The Bryn Mawr Postbaccalaureate Premedical Program is designed for individuals who have completed a bachelor’s degree with an excellent academic record, yet lack the prerequisite science courses needed for admission to medical school.
Although most postbac students pursue medical school, the core science courses in the Bryn Mawr postbac curriculum also prepare students for veterinary school, dental school, and other health professional schools.
The program is designed primarily for those who are changing careers, many of whom are new to science. You can be considered for the program if you have or will have completed a bachelor’s degree by the time you start the postbac program and you have had a strong academic record in college.
Postbacs start our program during summer school with General Chemistry (unless they have already taken one year of chemistry as an undergraduate). During the following fall and spring semesters, postbacs will take Biology, Physics, and Organic Chemistry (with labs). Students can take an optional Biochemistry course the following May. Students will take the MCAT in the spring or early summer.
The postbac program is designed for individuals who have not taken the prerequisite science courses for admission to medical school. Although Bryn Mawr may consider a student who has completed one or two of the required science courses, you are not eligible for the program if you have completed all or a majority of these courses or if you have taken the MCAT.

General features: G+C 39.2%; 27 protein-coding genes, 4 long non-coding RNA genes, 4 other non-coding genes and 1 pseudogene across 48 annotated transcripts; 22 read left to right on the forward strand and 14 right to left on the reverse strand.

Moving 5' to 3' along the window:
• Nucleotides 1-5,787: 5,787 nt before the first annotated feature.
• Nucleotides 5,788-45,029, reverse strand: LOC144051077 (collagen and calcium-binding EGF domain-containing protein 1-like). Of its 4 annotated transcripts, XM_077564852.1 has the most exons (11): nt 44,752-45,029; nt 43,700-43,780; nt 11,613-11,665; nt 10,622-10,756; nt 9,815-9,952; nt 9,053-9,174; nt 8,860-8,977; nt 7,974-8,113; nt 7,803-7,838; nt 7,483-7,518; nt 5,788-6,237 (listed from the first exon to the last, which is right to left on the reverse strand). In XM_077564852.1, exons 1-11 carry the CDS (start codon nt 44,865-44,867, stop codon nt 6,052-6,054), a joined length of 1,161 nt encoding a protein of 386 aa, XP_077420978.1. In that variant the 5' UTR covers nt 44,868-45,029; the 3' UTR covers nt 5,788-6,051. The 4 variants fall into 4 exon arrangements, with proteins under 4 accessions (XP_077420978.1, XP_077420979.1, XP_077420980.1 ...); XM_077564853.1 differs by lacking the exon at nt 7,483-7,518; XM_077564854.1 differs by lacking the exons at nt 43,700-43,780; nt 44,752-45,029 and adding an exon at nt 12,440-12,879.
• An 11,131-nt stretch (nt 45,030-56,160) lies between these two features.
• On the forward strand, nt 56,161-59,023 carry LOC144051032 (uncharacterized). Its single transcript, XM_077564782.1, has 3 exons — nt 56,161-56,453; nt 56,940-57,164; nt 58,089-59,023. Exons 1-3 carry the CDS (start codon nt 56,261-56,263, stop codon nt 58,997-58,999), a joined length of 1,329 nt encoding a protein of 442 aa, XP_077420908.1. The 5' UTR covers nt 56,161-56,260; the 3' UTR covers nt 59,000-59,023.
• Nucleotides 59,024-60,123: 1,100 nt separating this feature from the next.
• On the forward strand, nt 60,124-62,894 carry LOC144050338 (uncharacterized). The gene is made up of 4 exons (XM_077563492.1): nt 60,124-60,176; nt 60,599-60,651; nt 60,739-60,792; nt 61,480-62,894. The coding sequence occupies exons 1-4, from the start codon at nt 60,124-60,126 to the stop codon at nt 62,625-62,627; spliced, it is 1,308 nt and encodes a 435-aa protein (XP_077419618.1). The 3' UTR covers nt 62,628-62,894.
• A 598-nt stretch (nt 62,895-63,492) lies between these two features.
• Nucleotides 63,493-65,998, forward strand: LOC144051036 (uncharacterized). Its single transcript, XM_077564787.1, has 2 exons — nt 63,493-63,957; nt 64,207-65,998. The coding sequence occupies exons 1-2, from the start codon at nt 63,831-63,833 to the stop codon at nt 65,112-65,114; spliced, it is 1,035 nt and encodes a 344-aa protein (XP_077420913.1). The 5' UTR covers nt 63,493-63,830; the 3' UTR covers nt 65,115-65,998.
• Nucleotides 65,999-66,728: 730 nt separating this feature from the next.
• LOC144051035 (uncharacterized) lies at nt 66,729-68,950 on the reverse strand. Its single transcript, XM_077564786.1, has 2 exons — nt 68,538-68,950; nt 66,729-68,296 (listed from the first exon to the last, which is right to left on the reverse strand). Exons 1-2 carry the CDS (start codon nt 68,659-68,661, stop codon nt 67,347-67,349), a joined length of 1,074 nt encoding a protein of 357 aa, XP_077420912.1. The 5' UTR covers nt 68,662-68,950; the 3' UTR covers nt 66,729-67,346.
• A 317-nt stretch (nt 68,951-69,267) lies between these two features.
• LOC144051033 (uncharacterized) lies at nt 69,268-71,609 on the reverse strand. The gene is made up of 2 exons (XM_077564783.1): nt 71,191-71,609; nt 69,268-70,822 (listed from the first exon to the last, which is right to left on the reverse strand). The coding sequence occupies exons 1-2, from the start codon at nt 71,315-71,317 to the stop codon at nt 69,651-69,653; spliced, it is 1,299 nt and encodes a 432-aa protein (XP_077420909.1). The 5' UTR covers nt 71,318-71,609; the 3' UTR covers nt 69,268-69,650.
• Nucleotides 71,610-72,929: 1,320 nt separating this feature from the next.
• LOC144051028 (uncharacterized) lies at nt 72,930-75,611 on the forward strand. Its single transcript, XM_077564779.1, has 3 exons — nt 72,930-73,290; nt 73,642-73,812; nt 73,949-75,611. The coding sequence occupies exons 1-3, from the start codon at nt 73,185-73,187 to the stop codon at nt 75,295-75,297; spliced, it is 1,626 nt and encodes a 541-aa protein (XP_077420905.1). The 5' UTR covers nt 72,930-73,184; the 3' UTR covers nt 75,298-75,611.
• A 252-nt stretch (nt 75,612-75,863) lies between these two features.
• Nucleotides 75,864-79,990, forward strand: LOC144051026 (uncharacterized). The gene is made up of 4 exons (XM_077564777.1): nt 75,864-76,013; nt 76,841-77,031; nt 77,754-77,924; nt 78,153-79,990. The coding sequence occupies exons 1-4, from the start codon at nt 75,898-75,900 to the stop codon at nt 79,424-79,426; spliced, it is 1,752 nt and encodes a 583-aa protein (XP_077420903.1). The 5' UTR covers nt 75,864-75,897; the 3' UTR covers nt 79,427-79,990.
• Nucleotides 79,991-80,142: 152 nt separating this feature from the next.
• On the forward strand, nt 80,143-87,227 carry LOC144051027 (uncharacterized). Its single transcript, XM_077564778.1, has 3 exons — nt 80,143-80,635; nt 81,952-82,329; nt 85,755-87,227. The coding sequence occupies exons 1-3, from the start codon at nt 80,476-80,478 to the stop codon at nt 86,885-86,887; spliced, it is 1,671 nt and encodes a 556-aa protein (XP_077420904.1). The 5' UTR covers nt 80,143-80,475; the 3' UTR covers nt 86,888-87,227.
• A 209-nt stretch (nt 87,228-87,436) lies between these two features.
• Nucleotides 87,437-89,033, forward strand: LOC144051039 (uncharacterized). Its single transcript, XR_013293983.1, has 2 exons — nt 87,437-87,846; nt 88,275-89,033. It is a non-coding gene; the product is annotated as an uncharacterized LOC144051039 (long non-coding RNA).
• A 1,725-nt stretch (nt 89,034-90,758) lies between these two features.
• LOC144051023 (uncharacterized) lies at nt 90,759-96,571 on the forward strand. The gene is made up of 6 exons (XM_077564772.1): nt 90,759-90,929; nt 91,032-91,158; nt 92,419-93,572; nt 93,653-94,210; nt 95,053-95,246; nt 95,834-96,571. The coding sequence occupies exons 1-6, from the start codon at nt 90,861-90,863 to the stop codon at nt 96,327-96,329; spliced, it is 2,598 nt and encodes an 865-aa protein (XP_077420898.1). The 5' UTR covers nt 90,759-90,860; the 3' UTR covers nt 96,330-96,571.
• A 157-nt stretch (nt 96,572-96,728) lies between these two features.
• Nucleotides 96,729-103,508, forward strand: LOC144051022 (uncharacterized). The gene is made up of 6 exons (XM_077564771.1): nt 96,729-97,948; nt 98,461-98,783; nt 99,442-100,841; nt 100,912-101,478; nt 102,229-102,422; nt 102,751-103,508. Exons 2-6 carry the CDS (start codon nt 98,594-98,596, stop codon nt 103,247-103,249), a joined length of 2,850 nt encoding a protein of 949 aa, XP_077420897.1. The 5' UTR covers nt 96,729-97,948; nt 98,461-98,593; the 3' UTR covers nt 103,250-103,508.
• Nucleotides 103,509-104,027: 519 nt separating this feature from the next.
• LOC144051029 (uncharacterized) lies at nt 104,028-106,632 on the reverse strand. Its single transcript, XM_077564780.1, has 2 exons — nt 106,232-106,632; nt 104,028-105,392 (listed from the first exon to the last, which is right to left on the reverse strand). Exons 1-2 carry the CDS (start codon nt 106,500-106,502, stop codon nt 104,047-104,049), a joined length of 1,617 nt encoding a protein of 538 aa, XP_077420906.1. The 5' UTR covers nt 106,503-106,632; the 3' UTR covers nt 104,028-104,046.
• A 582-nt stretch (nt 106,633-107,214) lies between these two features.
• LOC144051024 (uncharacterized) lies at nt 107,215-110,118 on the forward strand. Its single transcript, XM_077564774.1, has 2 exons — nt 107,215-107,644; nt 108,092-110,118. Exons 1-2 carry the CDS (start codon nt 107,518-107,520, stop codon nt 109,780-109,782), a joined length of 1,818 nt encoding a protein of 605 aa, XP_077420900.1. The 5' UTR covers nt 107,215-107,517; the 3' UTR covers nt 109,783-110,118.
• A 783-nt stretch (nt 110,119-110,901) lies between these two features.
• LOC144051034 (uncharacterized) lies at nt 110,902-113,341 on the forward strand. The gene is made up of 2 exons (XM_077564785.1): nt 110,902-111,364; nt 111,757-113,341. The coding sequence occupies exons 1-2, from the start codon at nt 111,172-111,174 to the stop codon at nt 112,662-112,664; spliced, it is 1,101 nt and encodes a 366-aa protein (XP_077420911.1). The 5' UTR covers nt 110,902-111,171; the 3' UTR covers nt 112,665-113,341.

Admission to the Bryn Mawr postbac program is very competitive. Your application must demonstrate your ability to handle an academically rigorous course load in the sciences as well as a strong commitment to and understanding of medicine.
We recommend that college seniors wait until they have received their fall semester grades to apply to the program. The majority of our applicants have already earned their bachelor's degree, and thus have eight semesters of undergraduate courses with grades for the admissions committee to review. In the fall semester, college seniors only have six semesters of graded courses. It is generally more advantageous to an applicant to show a more comprehensive academic picture. If you are concerned that having your registrar's office send an official transcript once fall grades are posted would further delay your application, you are welcome to apply with an official transcript for your freshman through junior years, and a screen shot of your unofficial first semester grades, with an official transcript to follow. If you decide to apply before you complete the fall semester, there is a possibility that your application may be placed on hold pending fall grades.